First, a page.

One white female student said the woman with the darker skin looked “more slutty” than the same woman with lighter skin. A white male student suggested that the darker woman seemed overweight and probably had emotional problems although the same woman with lighter skin was considered to have none of those attributes.
McQueen noted that black students had similarly adverse reactions. “The problem is that color caste hierarchy is a social issue,” she said. “It is not a black issue. It is a race issue.”
To tell her “driving while black” story, McQueen focused on complaints that the Maryland state police used racial profiling to make traffic stops and search cars for possible drug smuggling. She blended research data with the first-hand accounts of people, including the story of an elderly black couple who sat on the side of the road for more than three hours as troopers went through their belongings in a futile search for drugs.
Before doing the story, McQueen found her own newsroom divided on the scope of racial profiling. As a consequence, she insisted that a skeptical white producer accompany her on interviews. She wanted to assure balance. As she explained to the workshop:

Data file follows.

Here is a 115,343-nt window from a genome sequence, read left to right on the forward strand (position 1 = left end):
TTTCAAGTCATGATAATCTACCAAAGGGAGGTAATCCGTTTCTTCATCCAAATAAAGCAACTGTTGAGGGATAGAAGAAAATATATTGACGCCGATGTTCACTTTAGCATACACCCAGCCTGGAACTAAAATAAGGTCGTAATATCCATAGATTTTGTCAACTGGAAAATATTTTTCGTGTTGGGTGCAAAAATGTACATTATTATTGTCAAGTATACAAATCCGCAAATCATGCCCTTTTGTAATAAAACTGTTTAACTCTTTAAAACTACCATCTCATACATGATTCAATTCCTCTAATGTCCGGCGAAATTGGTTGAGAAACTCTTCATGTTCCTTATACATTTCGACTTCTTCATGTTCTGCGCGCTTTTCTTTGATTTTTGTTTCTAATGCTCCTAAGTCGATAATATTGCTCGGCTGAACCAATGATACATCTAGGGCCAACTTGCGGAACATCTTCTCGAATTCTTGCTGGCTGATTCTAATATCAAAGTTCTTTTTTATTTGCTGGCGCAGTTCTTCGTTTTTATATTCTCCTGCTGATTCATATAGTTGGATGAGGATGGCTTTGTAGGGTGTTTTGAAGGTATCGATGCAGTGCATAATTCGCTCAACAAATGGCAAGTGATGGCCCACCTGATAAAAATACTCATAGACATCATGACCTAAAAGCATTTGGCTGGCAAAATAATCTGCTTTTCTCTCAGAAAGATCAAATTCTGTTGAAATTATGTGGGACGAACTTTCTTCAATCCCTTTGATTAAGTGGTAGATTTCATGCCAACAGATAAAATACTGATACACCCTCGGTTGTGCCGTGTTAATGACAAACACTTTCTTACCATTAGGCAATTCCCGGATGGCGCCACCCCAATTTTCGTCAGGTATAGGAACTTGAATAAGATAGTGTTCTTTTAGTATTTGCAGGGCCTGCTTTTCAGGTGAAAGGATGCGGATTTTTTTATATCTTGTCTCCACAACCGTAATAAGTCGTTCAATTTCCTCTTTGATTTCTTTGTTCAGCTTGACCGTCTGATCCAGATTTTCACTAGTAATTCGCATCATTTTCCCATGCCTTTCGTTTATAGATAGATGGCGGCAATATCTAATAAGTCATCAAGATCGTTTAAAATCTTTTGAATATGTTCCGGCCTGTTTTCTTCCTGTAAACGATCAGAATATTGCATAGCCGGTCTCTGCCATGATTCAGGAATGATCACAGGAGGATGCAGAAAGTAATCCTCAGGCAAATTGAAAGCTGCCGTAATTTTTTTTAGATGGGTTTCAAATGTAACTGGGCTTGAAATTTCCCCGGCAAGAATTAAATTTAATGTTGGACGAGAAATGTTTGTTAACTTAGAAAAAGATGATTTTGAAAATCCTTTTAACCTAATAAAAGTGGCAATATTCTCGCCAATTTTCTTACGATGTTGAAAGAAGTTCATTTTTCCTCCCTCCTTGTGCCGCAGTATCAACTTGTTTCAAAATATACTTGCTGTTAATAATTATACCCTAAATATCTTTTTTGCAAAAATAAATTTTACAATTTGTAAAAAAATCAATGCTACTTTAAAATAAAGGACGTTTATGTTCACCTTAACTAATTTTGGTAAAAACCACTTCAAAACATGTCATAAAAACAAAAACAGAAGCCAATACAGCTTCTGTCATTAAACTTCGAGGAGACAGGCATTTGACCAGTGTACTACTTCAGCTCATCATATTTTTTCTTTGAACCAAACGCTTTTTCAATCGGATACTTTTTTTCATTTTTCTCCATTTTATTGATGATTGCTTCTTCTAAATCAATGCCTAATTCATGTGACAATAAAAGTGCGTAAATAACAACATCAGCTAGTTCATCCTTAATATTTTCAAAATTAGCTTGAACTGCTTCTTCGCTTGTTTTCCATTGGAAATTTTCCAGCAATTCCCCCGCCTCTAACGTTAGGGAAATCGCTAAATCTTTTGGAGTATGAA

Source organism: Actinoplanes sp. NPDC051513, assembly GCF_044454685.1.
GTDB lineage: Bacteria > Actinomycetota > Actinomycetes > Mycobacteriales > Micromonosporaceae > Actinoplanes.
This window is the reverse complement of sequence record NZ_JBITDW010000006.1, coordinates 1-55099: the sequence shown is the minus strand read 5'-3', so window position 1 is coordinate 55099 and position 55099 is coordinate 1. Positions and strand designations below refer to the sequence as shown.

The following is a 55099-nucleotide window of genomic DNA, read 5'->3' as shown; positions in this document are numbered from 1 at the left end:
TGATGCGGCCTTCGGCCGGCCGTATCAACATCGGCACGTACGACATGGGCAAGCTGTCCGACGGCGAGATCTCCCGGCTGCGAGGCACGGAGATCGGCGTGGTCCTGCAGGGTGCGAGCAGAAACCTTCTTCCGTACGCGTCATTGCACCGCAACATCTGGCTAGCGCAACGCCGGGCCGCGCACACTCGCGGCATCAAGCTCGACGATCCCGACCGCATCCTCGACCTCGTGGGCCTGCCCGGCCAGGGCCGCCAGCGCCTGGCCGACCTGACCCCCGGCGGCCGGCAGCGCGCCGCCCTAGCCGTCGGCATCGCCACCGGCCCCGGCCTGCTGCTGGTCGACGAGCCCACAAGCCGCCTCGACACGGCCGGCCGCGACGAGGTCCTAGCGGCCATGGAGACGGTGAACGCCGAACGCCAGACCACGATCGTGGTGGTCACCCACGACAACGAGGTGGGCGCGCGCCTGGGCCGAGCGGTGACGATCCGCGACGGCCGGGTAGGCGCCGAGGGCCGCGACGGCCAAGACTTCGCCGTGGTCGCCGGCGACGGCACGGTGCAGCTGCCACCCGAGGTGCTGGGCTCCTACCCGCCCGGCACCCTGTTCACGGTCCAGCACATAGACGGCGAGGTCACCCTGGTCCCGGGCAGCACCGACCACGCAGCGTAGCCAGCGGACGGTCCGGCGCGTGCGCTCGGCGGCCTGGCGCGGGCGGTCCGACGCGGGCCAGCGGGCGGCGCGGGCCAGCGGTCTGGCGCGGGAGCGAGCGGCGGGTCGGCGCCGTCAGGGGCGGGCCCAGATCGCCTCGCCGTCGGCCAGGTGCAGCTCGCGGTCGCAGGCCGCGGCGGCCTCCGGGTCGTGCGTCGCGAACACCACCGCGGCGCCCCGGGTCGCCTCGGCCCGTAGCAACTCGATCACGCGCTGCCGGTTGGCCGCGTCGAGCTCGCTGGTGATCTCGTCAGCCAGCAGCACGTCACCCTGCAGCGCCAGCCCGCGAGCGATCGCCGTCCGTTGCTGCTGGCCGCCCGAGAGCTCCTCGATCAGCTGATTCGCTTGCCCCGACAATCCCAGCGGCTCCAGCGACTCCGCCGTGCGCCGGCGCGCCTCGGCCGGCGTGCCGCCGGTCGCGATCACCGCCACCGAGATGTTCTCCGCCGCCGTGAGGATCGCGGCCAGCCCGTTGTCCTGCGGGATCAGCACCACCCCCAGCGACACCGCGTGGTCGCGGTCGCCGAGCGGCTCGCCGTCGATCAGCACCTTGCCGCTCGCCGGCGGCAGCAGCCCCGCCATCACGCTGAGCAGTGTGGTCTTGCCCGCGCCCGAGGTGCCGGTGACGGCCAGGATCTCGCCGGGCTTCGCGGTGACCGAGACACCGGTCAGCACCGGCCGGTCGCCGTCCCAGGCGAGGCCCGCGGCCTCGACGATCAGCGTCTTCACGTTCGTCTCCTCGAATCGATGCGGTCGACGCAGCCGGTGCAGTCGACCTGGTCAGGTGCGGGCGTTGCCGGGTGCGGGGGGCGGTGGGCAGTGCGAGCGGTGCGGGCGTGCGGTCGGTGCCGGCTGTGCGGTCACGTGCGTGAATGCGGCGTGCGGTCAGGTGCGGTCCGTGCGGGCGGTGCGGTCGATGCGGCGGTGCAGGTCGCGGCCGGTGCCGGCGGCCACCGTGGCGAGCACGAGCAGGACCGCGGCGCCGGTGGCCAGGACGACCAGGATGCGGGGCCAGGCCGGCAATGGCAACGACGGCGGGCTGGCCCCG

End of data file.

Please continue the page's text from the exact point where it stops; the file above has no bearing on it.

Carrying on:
“The white producer didn’t want to go. He said, ‘I don’t want to be the white guy.’ I said, ‘Well, I need you to be the white guy.’ I said, ‘If I can be black for you, you can be white for me.’”
* Really know a community. Don’t rely on first impressions.
* Use someone trusted by the community as a guide.
* Make sure subjects understand the media ground rules.
* Be honest with people. Don’t promise what you can’t deliver.
* Avoid getting too close to your sources.
* Use neutral, precise language.
* Involve photographers and designers early in the project